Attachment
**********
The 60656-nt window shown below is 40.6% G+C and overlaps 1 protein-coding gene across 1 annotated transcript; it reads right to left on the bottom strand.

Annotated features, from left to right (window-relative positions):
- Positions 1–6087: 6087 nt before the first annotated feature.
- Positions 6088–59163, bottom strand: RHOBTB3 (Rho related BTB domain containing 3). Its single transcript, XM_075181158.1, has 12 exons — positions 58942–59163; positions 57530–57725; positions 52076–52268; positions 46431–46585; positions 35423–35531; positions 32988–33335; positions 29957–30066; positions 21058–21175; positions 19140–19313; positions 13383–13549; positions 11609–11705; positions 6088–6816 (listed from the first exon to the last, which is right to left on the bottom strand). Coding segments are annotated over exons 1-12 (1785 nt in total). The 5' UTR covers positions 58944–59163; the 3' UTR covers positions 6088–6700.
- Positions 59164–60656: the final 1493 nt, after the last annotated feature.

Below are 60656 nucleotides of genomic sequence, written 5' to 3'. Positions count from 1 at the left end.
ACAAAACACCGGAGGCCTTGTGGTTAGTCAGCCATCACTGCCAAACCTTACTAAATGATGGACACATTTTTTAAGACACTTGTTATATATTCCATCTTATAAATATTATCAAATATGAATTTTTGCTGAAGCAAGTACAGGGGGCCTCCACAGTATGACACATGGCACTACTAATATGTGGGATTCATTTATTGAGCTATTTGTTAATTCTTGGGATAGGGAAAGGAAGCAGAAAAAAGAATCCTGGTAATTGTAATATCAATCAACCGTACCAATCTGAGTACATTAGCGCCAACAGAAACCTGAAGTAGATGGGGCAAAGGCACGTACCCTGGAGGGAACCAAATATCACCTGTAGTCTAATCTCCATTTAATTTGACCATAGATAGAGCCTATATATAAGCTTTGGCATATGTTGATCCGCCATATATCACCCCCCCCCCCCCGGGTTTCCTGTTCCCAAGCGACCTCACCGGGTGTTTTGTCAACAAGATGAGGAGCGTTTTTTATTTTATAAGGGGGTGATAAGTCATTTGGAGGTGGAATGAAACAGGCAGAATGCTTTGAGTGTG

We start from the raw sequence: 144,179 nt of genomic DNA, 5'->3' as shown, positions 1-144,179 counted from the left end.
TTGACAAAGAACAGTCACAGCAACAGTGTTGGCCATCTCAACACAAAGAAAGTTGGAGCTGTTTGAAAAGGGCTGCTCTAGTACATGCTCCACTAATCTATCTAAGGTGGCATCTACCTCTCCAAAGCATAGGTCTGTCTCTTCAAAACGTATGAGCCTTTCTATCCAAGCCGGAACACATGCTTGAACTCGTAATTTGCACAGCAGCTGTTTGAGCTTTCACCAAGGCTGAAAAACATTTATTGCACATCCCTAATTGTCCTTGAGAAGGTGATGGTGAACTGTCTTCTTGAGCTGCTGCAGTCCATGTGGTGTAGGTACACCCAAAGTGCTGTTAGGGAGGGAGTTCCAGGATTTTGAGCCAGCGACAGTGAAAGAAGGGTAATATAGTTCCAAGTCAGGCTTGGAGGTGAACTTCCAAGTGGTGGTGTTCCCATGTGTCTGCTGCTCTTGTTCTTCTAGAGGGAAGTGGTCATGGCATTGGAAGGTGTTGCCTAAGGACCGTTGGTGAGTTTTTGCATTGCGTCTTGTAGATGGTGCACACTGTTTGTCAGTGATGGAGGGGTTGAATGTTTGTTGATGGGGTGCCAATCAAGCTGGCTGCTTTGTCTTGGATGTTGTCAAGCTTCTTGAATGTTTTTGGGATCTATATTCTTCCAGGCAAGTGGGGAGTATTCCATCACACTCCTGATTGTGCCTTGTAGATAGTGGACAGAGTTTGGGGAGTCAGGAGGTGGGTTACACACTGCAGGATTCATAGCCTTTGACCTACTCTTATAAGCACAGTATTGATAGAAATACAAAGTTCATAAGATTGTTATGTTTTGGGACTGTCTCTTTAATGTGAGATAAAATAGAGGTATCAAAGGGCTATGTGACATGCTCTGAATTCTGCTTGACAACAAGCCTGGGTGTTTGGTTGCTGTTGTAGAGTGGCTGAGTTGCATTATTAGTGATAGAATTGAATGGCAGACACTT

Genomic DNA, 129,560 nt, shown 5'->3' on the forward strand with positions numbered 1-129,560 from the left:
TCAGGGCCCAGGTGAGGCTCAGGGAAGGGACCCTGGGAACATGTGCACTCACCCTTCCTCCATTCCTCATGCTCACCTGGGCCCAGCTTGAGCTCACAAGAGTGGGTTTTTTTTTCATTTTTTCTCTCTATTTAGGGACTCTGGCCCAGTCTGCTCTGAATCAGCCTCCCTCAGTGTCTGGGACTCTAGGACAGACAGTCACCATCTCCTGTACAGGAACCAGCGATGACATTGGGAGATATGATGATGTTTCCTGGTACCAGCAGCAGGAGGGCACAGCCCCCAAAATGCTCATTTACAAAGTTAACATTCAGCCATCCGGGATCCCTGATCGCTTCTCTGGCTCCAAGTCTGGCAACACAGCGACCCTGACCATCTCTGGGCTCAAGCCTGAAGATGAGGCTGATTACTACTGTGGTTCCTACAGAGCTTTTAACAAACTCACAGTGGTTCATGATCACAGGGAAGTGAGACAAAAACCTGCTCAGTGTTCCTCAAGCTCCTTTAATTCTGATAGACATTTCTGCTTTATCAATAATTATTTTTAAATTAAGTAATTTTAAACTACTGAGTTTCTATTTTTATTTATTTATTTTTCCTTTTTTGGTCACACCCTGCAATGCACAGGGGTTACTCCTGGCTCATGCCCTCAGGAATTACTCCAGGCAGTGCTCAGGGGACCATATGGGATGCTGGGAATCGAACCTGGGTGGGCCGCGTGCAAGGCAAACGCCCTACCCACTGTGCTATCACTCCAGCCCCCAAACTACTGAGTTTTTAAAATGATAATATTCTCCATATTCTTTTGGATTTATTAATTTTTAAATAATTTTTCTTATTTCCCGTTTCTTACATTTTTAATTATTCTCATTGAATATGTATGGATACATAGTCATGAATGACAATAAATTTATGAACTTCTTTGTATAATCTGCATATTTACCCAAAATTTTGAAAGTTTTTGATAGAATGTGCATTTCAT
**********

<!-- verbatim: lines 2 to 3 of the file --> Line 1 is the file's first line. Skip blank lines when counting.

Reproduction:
Annotated features, from left to right (window-relative positions):
- Positions 1–6087: 6087 nt before the first annotated feature.